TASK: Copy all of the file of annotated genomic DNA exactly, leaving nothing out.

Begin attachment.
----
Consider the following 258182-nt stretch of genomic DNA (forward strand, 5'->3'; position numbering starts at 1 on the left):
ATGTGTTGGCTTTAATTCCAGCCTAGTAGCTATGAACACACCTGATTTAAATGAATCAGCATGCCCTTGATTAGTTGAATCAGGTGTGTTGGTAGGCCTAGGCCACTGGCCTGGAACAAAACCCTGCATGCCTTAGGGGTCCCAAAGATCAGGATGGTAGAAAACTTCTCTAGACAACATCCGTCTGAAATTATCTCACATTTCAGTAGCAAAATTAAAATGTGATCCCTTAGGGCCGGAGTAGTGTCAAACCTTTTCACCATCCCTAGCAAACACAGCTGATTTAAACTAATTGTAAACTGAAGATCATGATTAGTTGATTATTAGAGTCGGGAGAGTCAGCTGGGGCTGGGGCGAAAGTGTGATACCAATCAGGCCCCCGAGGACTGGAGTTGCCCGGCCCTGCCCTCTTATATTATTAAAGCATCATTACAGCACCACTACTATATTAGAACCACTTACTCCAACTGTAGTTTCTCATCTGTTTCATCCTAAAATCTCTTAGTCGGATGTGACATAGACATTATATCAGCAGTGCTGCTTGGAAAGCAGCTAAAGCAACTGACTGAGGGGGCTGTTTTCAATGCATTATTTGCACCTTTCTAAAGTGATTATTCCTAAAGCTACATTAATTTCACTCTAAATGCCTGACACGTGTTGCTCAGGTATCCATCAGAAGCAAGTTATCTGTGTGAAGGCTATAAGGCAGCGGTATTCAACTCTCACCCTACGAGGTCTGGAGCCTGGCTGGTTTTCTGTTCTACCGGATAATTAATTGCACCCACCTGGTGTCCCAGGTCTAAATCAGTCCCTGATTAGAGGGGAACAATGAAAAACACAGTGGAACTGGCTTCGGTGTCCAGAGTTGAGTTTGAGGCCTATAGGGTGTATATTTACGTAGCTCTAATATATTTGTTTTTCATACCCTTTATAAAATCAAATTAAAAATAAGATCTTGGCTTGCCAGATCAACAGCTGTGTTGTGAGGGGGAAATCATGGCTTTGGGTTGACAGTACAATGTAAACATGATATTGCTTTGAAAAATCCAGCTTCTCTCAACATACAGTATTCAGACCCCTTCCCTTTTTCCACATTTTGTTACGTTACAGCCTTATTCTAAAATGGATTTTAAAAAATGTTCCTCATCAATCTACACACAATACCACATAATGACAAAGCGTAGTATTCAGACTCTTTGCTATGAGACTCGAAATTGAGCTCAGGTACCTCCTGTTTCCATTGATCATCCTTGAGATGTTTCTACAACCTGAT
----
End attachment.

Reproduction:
Consider the following 258182-nt stretch of genomic DNA (forward strand, 5'->3'; position numbering starts at 1 on the left):
ATGTGTTGGCTTTAATTCCAGCCTAGTAGCTATGAACACACCTGATTTAAATGAATCAGCATGCCCTTGATTAGTTGAATCAGGTGTGTTGGTAGGCCTAGGCCACTGGCCTGGAACAAAACCCTGCATGCCTTAGGGGTCCCAAAGATCAGGATGGTAGAAAACTTCTCTAGACAACATCCGTCTGAAATTATCTCACATTTCAGTAGCAAAATTAAAATGTGATCCCTTAGGGCCGGAGTAGTGTCAAACCTTTTCACCATCCCTAGCAAACACAGCTGATTTAAACTAATTGTAAACTGAAGATCATGATTAGTTGATTATTAGAGTCGGGAGAGTCAGCTGGGGCTGGGGCGAAAGTGTGATACCAATCAGGCCCCCGAGGACTGGAGTTGCCCGGCCCTGCCCTCTTATATTATTAAAGCATCATTACAGCACCACTACTATATTAGAACCACTTACTCCAACTGTAGTTTCTCATCTGTTTCATCCTAAAATCTCTTAGTCGGATGTGACATAGACATTATATCAGCAGTGCTGCTTGGAAAGCAGCTAAAGCAACTGACTGAGGGGGCTGTTTTCAATGCATTATTTGCACCTTTCTAAAGTGATTATTCCTAAAGCTACATTAATTTCACTCTAAATGCCTGACACGTGTTGCTCAGGTATCCATCAGAAGCAAGTTATCTGTGTGAAGGCTATAAGGCAGCGGTATTCAACTCTCACCCTACGAGGTCTGGAGCCTGGCTGGTTTTCTGTTCTACCGGATAATTAATTGCACCCACCTGGTGTCCCAGGTCTAAATCAGTCCCTGATTAGAGGGGAACAATGAAAAACACAGTGGAACTGGCTTCGGTGTCCAGAGTTGAGTTTGAGGCCTATAGGGTGTATATTTACGTAGCTCTAATATATTTGTTTTTCATACCCTTTATAAAATCAAATTAAAAATAAGATCTTGGCTTGCCAGATCAACAGCTGTGTTGTGAGGGGGAAATCATGGCTTTGGGTTGACAGTACAATGTAAACATGATATTGCTTTGAAAAATCCAGCTTCTCTCAACATACAGTATTCAGACCCCTTCCCTTTTTCCACATTTTGTTACGTTACAGCCTTATTCTAAAATGGATTTTAAAAAATGTTCCTCATCAATCTACACACAATACCACATAATGACAAAGCGTAGTATTCAGACTCTTTGCTATGAGACTCGAAATTGAGCTCAGGTACCTCCTGTTTCCATTGATCATCCTTGAGATGTTTCTACAACCTGAT